How might we meet new people in college with similar interests during the pandemic? And after?

In an effort to find a way for current college students to make new friends, I made Strike. Strike strives to help college students connect virtually by highlighting things they already have in common at their schools.  

I was inspired to create Strike after seeing so many posts on various social media platforms about the struggles of new students at UNC to make friends. Thinking back to my own freshman self, I thought of how I made so many friends through the people I lived with, however, the ability to have roommates in dorms was unavailable to these students. I began thinking of other ways to meet people virtually. 

Inspired by popular dating apps, I researched and identified flaws and whitespace in the market of meeting people.  The most popular app to make new friends is Bumble BFF. However, users of the app complain about people using it to solely find roommates or lack of true compatibility that makes a lasting friendship. 

So what does make a lasting friendship?

Common interests are at the core of friendships that withstand the test of time according to research. Unlike current apps such as Bumble BFF which is designed after its original dating model, Strike focuses on commonalities over appearances.  

Find initial research and proposition here


Who is using Strike?

I didn’t want solely first year students to be the target user of Strike. Throughout college students are making new friends and expanding their social circles. I helped focus on WHO the user is by developing two personas to guide me in the development of the user design.


The personas of Holly and Abigail represent the perspectives of a freshman and a junior. The personas outline their wants and needs from in the app which helped me keep the user in mind when I began creating  wireframes.  I asked myself “How can I best serve Holly and Abigail?”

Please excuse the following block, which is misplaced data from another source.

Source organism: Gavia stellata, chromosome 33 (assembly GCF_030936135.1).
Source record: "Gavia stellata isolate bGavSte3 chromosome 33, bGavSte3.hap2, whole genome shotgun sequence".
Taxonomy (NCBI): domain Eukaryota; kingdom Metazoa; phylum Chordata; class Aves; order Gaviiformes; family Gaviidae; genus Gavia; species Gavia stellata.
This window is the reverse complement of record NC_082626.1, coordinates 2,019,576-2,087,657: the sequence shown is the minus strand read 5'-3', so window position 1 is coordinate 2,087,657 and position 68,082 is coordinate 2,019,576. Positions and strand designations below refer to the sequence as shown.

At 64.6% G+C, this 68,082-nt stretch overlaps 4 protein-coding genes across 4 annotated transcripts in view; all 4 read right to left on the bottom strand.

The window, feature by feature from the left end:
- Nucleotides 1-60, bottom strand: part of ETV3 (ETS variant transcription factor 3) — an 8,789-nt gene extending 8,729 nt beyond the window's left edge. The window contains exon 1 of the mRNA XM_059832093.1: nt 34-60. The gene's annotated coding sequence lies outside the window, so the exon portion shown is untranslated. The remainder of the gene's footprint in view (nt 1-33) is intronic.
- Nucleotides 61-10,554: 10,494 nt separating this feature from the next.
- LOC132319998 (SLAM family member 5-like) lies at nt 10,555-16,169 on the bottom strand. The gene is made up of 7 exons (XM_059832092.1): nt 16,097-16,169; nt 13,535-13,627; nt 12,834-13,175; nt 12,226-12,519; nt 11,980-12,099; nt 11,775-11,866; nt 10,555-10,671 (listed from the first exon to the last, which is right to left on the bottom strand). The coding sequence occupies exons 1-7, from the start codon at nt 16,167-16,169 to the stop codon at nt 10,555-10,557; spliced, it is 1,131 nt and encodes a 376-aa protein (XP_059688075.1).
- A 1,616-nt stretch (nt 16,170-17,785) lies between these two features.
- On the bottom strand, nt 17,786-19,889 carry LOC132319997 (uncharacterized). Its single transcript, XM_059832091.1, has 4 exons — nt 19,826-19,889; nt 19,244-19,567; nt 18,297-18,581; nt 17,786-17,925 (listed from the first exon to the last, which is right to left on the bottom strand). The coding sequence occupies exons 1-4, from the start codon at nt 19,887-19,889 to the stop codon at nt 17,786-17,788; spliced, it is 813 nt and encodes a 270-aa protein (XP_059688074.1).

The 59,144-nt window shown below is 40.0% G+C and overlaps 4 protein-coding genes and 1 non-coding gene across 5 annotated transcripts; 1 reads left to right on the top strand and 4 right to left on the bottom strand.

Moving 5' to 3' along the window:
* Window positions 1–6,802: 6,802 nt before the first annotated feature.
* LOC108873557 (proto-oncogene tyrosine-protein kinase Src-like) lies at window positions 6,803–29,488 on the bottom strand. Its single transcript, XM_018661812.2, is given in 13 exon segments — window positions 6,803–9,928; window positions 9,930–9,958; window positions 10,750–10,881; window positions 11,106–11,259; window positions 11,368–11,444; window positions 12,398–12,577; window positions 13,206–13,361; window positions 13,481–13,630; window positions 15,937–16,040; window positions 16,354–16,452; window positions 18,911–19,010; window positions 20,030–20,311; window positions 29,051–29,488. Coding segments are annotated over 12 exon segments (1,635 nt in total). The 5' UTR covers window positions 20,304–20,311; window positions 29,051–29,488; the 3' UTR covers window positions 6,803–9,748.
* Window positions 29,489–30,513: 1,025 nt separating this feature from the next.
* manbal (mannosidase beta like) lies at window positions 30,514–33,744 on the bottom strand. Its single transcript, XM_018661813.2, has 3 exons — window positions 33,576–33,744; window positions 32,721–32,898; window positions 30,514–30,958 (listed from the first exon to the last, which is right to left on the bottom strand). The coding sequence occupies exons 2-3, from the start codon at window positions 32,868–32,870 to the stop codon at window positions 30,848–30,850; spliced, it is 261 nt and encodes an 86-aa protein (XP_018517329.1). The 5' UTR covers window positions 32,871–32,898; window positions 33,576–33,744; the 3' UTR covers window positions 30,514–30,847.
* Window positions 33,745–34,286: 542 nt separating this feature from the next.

I began developing the user design by sketching low fidelity wireframes.  I tested the design and usability of Strike amongst college students at UNC to gauge interest in the app and listen for opportunities to improve its design.

 The feedback I received led me to make the app exclusive to users of colleges, requiring new users to login with their college email.  Another insight involved predetermined message prompts and the ability for users to select one based on shared interests or a personalized one they can use with everyone. These aspects became staples of the final design and valuable aspects of Strike.

After conducting testing on the low fidelity wireframes, I began to develop high fidelity wireframes.  

I developed and reviewed the high fidelity wireframes and I outlined a journey map for one of the personas I developed

By doing this I was able to map out ways users would use the app in order to identify any missing aspects or flaws in the overall usability. Journey mapping allowed be to ensure that the overall experience met Holly’s goals. 


  • Meet people with similar interests (potentially the same major)
  • Join a new club with someone
  • Make lasting friendships


Finally, I began creating the design in Adobe XD.  I chose a color pallet focused on yellow and light blue in order to bring vibrancy to the design as well as a sense of calm.  I wanted the colors to be soothing and optimistic, similarly to the mentality one should have when meeting new people. 

I chose a light gray, navy and white as the secondary colors for fonts and other details.  While black is commonly a secondary color, I felt navy brought a level of sophistication and complimented the light blue and yellow well.

The final interactive design can be found using the link below. 

I developed a slide deck to pitch my final product along with the value proposition.  Below is the full slide deck outlining my project and the thought process behind the development of Strike.